S. amid soaring prices. Take these as signposts of a world to come. in other words. and a continuing decline in real wages. the Tianhe-1A. Similarly. "Other countries are no longer willing to buy into the idea that the U. the country sank to 12th place in 2010. the United States had already fallen to number three in global merchandise exports. There is no reason to believe that this trend will reverse itself. dominion over the oceans. Riding a political tide of disillusionment and despair. A harbinger of further decline: in 2009 the U.S.S. 34. space. Hegemony—Myth or Reality?: A Review Essay.000. Unable to pay for swelling deficits by selling now-devalued Treasury notes abroad.S. After leading the world for decades in 25. 1. great and regional. was still number two behind Japan in worldwide patent applications with 232. 09 [“The Waning of U. Summer 2009] For an overview of trends that could affect international politics over the next two decades. The World Economic Forum ranked the United States at a mediocre 52nd among 139 nations in the quality of its university math and science instruction in 2010. “How America will collapse”. three main threats exist to America’s dominant position in the global economy: loss of economic clout thanks to a shrinking share of world trade. the decline of American technological innovation. In mid-2009. dollar).000. No. Add to this clear evidence that the U. a far-right patriot captures the presidency with thundering rhetoric." Simultaneously. India.15Global Trends 2025 is not light reading. but it is significantly more insightful and intellectually courageous than typical government reports. the U. Faced with a fading superpower incapable of paying the bills.to 34-year-olds with university degrees. Smail Professor of History at the University of Wisconsin-Madison. and the end of the dollar's privileged status as the global reserve currency. Under pressure at home and abroad. hit rock bottom in ranking among the 40 nations surveyed by the Information Technology & Innovation Foundation when it came to "change" in "global innovation-based competitiveness" during the previous decade. 10 (Alfred. not staying here as once would have happened. most of whom will be heading home.S. Russia. the cost of imports soars. said one U. education system. that source of future scientists and innovators. as long expected. that it "blows away the existing No. "to hasten the bankruptcy of the U.S. Adding substance to these statistics. but China was closing fast at 195. Vol. 12/6/10. Such negative trends are encouraging increasingly sharp criticism of the dollar's role as the world’s reserve currency. thanks to a blistering 400 percent increase since 2000. a former chief economist at the International Monetary Fund.html) Today.” International Security. so powerful. By now. ever-rising unemployment. Chair in National Security at the School of Government and Public Service at Texas A&M University. Washington is finally forced to slash its bloated military budget. Suddenly. as economist Michael Hudson has argued. China's central bank governor suggested that the future might lie with a global reserve currency "disconnected from individual nations" (that is. J.com/news/feature/2010/12/06/america_collapse_2025/index.R. and of a possible attempt. are now foreigners. the United States is likely to face a critical shortage of talented scientists. dollar finally loses its special status as the world's reserve currency. Nearly half of all graduate students in the sciences in the U. Meanwhile.S. domestic divisions widen into violent clashes and divisive debates.12 of 154 Heg falling now — external threats to the economy outweigh the aff’s internal links McCoy. Heg unsustainable – multiple constraints ensure collapse and rise of alternatives Christopher Layne.S. the U. often over remarkably irrelevant issues. Rogoff. American leadership in technological innovation is on the wane. demanding respect for American authority and threatening military retaliation or economic reprisal. http://www. 1 machine" in America. Iran. knows best on economic policy.S. with the world's central banks holding an astronomical $4 trillion in U. In 2008.S. expert.S. with just 11 percent of them compared to 12 percent for China and 16 percent for the European Union.S. and cyberspace." Economic Decline: Scenario 2020 After years of swelling deficits fed by incessant warfare in distant lands. has been falling behind its competitors. China. By 2008. in 2020." observed Kenneth S. the U.W. financial-military world order. Its key geopolitical .S. The world pays next to no attention as the American Century ends in silence.salon. it is far too late. Russian president Dimitri Medvedev insisted that it was time to end "the artificially maintained unipolar system" based on "one formerly strong reserve currency. provocatively challenge U. By 2025. a good starting point is the National Intelligence Council’s (NIC’s) Global Trends 2025: A Transformed World. however. Treasury notes. forces back from hundreds of overseas bases to a continental perimeter. Washington slowly pulls U. and other powers. in October China's Defense Ministry unveiled the world's fastest supercomputer.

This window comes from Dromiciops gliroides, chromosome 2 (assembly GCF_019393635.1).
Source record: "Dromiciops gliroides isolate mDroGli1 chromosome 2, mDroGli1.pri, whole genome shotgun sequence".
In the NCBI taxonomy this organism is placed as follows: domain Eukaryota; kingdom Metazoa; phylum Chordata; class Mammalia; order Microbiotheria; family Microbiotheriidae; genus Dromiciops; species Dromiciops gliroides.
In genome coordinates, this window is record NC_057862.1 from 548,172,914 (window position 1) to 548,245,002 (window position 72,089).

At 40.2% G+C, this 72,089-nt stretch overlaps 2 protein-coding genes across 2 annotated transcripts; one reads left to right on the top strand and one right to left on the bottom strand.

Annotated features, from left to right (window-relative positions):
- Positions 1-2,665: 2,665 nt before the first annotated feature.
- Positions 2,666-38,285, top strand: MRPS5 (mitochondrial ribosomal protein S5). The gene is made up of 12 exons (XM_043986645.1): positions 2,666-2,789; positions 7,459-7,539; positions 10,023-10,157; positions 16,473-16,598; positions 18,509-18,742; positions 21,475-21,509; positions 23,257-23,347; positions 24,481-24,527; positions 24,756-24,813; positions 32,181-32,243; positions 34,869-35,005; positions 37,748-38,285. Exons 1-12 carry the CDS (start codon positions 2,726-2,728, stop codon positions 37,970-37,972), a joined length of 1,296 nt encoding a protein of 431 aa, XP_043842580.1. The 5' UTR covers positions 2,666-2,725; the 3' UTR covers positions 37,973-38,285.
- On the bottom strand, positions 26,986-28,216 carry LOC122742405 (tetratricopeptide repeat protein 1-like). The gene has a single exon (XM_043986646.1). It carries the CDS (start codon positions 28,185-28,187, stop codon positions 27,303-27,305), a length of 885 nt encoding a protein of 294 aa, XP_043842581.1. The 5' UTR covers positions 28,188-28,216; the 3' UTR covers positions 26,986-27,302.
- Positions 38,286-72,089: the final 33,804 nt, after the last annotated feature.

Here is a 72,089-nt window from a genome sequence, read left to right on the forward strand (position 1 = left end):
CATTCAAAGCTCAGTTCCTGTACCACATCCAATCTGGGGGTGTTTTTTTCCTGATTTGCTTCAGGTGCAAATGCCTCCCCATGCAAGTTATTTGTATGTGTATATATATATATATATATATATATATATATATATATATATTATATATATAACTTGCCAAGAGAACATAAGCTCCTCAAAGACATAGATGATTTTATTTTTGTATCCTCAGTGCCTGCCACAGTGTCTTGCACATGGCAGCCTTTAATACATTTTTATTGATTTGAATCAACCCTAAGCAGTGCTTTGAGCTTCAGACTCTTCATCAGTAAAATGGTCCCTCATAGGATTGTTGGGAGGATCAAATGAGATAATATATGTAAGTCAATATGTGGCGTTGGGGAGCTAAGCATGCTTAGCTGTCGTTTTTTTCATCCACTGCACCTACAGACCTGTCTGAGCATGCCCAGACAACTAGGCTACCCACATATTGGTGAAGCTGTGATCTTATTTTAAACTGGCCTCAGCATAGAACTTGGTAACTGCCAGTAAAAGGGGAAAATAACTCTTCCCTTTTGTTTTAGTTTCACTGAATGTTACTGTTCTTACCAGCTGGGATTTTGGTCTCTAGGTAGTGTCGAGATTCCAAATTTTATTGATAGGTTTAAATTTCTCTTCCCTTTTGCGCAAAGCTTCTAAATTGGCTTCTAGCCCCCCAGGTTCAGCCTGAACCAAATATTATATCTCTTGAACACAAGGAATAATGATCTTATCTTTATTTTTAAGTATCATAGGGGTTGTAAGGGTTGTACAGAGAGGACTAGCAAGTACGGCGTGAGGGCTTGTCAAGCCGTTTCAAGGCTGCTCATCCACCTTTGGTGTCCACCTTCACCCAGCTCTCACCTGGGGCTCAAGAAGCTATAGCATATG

the rise of China and India to great power status will restore each to “the positions they held two centuries ago when China produced approximately 30 percent and India 15 percent of the world’s wealth” (p. Hegemony—Myth or Reality? A Review Essay". 31–32). global dominance” (p.19 [End Page 153] As the NIC observes. Russia will also seek to reestablish its sphere of influence in the “near abroad” (pp.).17] Because of uncertainties about economics. Brooks and Wohlforth wrote their book before its effects became evident). 30). Global Trends predicts that over the next two decades. 1. capabilities. Jordan Professor of International Affairs at Texas A&M's George Bush School of Government and Public Service. Ph. longterm structural weaknesses that have been accumulating for more than three decades were causing U. Although at the time this issue went to press.S. LL. the financial privileges conferred on the United States by the dollar’s unchallenged reserve currency status have underpinned the preeminent role of the United States in international politics since the end of World War II. No. Galileo. military. it will have less power—and foreign policy options—than it has been accustomed to having since 1945 (ibid. Their ascent is being propelled by “the global shift in relative wealth and economic power” from North America and the Euro-Atlantic world to Asia—a shift “without precedent in modern history” (ibid.D. in Political Science from the University of California.16 As Global Trends 2025 points out. however. economic and political constraints may undermine U. even before the meltdown. but a growing number of analysts disagree. 7). and domestic political constraints that may erode U. J. According to the NIC.S. in addition to relative decline. the NIC believes that the “chances are good that China and India will continue to rise” (p. 23–24. The United States’ soft power may diminish as its liberal model of political and economic development is challenged by authoritarian/statist alternatives (pp. the dollar remained strong and will continue to be the reserve currency for some time to come. and economic. China’s spring 2009 call to replace the dollar with a new reserve currency signals that the NIC’s long-term worries may be justified. financial. 29). 09 – Mary Julia and George R. At home.76 The warning signs with respect to U.S. Ultimately. By 2025. power.S. Summer 2009. and opportunity costs of being the world’s leader are reassessed by American voters” (p. “the dollar’s decline may force the United States into difficult tradeoffs between achieving ambitious foreign policy goals and the high domestic costs of supporting those objectives” (pp. the NIC believes it “will be a leading force in opposition to U. the dollar’s role as the international economy’s preeminent reserve currency will erode.75 The long-term impact of the current economic crisis largely will determine who is right (and to be fair.). the NIC did have an inkling of the meltdown’s potential long-term implications for U. 93).74 Brooks and Wohlforth purport to deny the possibility that America is in relative decline. If Russia overcomes its demographic challenge and continues its revival as a great power. 97). India. Yet. and especially demography. although the United States will probably be primus inter pares in a multipolar international system twenty years from now. in International Law from Virginia Law. 93). buoyed by its strong economic growth rate. 34. "The Waning of U. military supremacy will no longer be as dominant as it has been since the Cold War’s end (p. Nevertheless. both of which are linked to the fear that after recovery. 97). The NIC concludes that America’s “interest and willingness to play a leadership role may be more constrained as the economic. the growing dependence of the United States on foreign capital inflows “may curtail U. India. Russia’s great power trajectory is more problematic than China’s or India’s (pp. China. 30). 32. and possibly Russia are emerging great powers. decline are a looming fiscal crisis and doubts about the future of the dollar as the reserve currency. Although both states could encounter speed bumps that might slow—or even derail—their ascents to great power status. Because its great power status is closely tied to its ability to control both the energy resources and pipelines of Central Asia and the Caucasus. will “strive for a multipolar system with New Delhi as one of the poles” (ibid.S. 94.-dominated unipolar world will give way to multipolarity during the next two decades spurred by two causal mechanisms: the emergence of new great powers (and potentially important regional powers). China figures to have the world’s second-largest economy (measured by gross domestic product [GDP]) and will be a first-rank military power (p. economic power to wane. Decline is inevitable – heg is economically unsustainable Layne.S.S. the United States will face a serious inflationary threat. U. the United States will confront other constraints on its international role. affecting the availability of manpower for both the military and the labor pools (pp.S.S. hegemony. and Research Fellow with the Center on Peace and Liberty at The Independent Institute (Christopher.S.13 of 154 conclusion is that the U. In particular.77 Optimists . 8–9. Vol. 3. domestic governance issues. 82).M.). Global Trends 2025 was published just before the full scope of the global financial and economic crisis became apparent. 32). freedom of action in unanticipated ways” (p. p. energy prices.D. International Security. Thus. 13–14).18 Between 2009 and 2025. July 6th 2010. Russia’s population is forecast to drop from 141 million to below 130 million. from USC. Moreover. 21-23) PDF The publications reviewed in this essay examine whether the United States is in (or is headed for) relative decline. 12.